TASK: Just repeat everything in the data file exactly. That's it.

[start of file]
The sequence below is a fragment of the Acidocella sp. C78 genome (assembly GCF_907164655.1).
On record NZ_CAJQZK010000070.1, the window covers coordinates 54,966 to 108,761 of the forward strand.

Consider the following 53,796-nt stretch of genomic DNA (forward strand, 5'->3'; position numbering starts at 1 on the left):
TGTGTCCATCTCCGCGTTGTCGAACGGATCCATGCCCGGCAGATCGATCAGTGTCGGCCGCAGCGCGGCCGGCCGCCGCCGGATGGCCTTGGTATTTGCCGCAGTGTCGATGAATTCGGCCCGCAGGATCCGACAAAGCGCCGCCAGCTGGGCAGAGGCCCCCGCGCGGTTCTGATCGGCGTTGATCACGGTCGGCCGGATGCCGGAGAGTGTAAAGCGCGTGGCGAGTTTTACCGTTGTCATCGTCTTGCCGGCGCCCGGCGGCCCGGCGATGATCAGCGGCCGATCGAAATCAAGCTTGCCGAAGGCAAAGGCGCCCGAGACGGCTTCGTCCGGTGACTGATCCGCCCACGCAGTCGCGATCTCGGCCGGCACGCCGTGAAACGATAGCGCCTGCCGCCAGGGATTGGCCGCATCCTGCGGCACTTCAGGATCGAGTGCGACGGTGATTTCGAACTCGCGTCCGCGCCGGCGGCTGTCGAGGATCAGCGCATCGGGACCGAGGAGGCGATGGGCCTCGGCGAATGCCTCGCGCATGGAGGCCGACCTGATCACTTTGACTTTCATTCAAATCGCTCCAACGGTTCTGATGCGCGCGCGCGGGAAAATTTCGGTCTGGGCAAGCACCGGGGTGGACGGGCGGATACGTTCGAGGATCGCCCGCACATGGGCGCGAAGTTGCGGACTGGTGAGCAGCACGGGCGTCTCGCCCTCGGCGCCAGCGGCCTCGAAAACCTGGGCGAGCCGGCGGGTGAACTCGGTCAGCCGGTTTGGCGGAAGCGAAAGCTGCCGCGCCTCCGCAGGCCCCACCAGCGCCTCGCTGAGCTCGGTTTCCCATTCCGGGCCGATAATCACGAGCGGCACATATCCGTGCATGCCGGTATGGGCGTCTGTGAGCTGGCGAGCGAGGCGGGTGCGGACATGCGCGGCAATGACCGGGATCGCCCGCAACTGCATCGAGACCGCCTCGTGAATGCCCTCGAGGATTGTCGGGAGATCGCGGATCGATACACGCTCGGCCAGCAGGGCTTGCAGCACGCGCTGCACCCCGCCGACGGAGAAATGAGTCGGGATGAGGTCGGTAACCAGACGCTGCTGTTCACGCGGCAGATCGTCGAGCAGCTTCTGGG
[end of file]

The sequence below is a fragment of the Acidocella sp. C78 genome (assembly GCF_907164655.1).
On record NZ_CAJQZK010000070.1, the window covers coordinates 54,966 to 108,761 of the forward strand.

Consider the following 53,796-nt stretch of genomic DNA (forward strand, 5'->3'; position numbering starts at 1 on the left):
TGTGTCCATCTCCGCGTTGTCGAACGGATCCATGCCCGGCAGATCGATCAGTGTCGGCCGCAGCGCGGCCGGCCGCCGCCGGATGGCCTTGGTATTTGCCGCAGTGTCGATGAATTCGGCCCGCAGGATCCGACAAAGCGCCGCCAGCTGGGCAGAGGCCCCCGCGCGGTTCTGATCGGCGTTGATCACGGTCGGCCGGATGCCGGAGAGTGTAAAGCGCGTGGCGAGTTTTACCGTTGTCATCGTCTTGCCGGCGCCCGGCGGCCCGGCGATGATCAGCGGCCGATCGAAATCAAGCTTGCCGAAGGCAAAGGCGCCCGAGACGGCTTCGTCCGGTGACTGATCCGCCCACGCAGTCGCGATCTCGGCCGGCACGCCGTGAAACGATAGCGCCTGCCGCCAGGGATTGGCCGCATCCTGCGGCACTTCAGGATCGAGTGCGACGGTGATTTCGAACTCGCGTCCGCGCCGGCGGCTGTCGAGGATCAGCGCATCGGGACCGAGGAGGCGATGGGCCTCGGCGAATGCCTCGCGCATGGAGGCCGACCTGATCACTTTGACTTTCATTCAAATCGCTCCAACGGTTCTGATGCGCGCGCGCGGGAAAATTTCGGTCTGGGCAAGCACCGGGGTGGACGGGCGGATACGTTCGAGGATCGCCCGCACATGGGCGCGAAGTTGCGGACTGGTGAGCAGCACGGGCGTCTCGCCCTCGGCGCCAGCGGCCTCGAAAACCTGGGCGAGCCGGCGGGTGAACTCGGTCAGCCGGTTTGGCGGAAGCGAAAGCTGCCGCGCCTCCGCAGGCCCCACCAGCGCCTCGCTGAGCTCGGTTTCCCATTCCGGGCCGATAATCACGAGCGGCACATATCCGTGCATGCCGGTATGGGCGTCTGTGAGCTGGCGAGCGAGGCGGGTGCGGACATGCGCGGCAATGACCGGGATCGCCCGCAACTGCATCGAGACCGCCTCGTGAATGCCCTCGAGGATTGTCGGGAGATCGCGGATCGATACACGCTCGGCCAGCAGGGCTTGCAGCACGCGCTGCACCCCGCCGACGGAGAAATGAGTCGGGATGAGGTCGGTAACCAGACGCTGCTGTTCACGCGGCAGATCGTCGAGCAGCTTCTGGG